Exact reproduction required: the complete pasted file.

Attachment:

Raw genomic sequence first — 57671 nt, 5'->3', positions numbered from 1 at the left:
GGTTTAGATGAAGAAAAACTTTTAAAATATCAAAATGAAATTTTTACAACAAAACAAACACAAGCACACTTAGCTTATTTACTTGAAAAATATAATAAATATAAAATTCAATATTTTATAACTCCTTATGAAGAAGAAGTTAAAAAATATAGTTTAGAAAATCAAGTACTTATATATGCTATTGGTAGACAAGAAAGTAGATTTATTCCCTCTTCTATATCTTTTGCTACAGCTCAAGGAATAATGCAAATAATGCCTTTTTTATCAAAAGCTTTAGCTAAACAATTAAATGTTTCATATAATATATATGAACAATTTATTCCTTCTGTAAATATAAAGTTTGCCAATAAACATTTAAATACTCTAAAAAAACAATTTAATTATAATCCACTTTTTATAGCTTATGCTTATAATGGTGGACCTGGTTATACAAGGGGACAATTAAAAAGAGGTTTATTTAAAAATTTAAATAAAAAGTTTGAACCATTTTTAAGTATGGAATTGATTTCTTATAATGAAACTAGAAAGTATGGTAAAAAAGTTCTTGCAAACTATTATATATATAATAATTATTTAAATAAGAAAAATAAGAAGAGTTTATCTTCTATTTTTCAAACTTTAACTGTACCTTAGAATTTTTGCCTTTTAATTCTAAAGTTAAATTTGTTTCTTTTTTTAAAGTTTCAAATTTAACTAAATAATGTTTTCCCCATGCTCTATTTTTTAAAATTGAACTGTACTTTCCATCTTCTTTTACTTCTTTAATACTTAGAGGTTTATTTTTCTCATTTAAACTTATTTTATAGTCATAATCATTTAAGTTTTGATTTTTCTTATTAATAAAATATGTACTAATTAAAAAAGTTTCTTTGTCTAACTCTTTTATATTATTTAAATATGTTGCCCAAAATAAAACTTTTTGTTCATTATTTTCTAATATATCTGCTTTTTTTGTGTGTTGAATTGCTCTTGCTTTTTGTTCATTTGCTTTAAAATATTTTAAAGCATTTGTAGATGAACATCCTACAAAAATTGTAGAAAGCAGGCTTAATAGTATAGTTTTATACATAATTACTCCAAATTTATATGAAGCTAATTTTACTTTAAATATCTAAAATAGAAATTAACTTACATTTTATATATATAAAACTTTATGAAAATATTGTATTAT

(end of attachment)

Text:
Raw genomic sequence first — 57671 nt, 5'->3', positions numbered from 1 at the left:
GGTTTAGATGAAGAAAAACTTTTAAAATATCAAAATGAAATTTTTACAACAAAACAAACACAAGCACACTTAGCTTATTTACTTGAAAAATATAATAAATATAAAATTCAATATTTTATAACTCCTTATGAAGAAGAAGTTAAAAAATATAGTTTAGAAAATCAAGTACTTATATATGCTATTGGTAGACAAGAAAGTAGATTTATTCCCTCTTCTATATCTTTTGCTACAGCTCAAGGAATAATGCAAATAATGCCTTTTTTATCAAAAGCTTTAGCTAAACAATTAAATGTTTCATATAATATATATGAACAATTTATTCCTTCTGTAAATATAAAGTTTGCCAATAAACATTTAAATACTCTAAAAAAACAATTTAATTATAATCCACTTTTTATAGCTTATGCTTATAATGGTGGACCTGGTTATACAAGGGGACAATTAAAAAGAGGTTTATTTAAAAATTTAAATAAAAAGTTTGAACCATTTTTAAGTATGGAATTGATTTCTTATAATGAAACTAGAAAGTATGGTAAAAAAGTTCTTGCAAACTATTATATATATAATAATTATTTAAATAAGAAAAATAAGAAGAGTTTATCTTCTATTTTTCAAACTTTAACTGTACCTTAGAATTTTTGCCTTTTAATTCTAAAGTTAAATTTGTTTCTTTTTTTAAAGTTTCAAATTTAACTAAATAATGTTTTCCCCATGCTCTATTTTTTAAAATTGAACTGTACTTTCCATCTTCTTTTACTTCTTTAATACTTAGAGGTTTATTTTTCTCATTTAAACTTATTTTATAGTCATAATCATTTAAGTTTTGATTTTTCTTATTAATAAAATATGTACTAATTAAAAAAGTTTCTTTGTCTAACTCTTTTATATTATTTAAATATGTTGCCCAAAATAAAACTTTTTGTTCATTATTTTCTAATATATCTGCTTTTTTTGTGTGTTGAATTGCTCTTGCTTTTTGTTCATTTGCTTTAAAATATTTTAAAGCATTTGTAGATGAACATCCTACAAAAATTGTAGAAAGCAGGCTTAATAGTATAGTTTTATACATAATTACTCCAAATTTATATGAAGCTAATTTTACTTTAAATATCTAAAATAGAAATTAACTTACATTTTATATATATAAAACTTTATGAAAATATTGTATTAT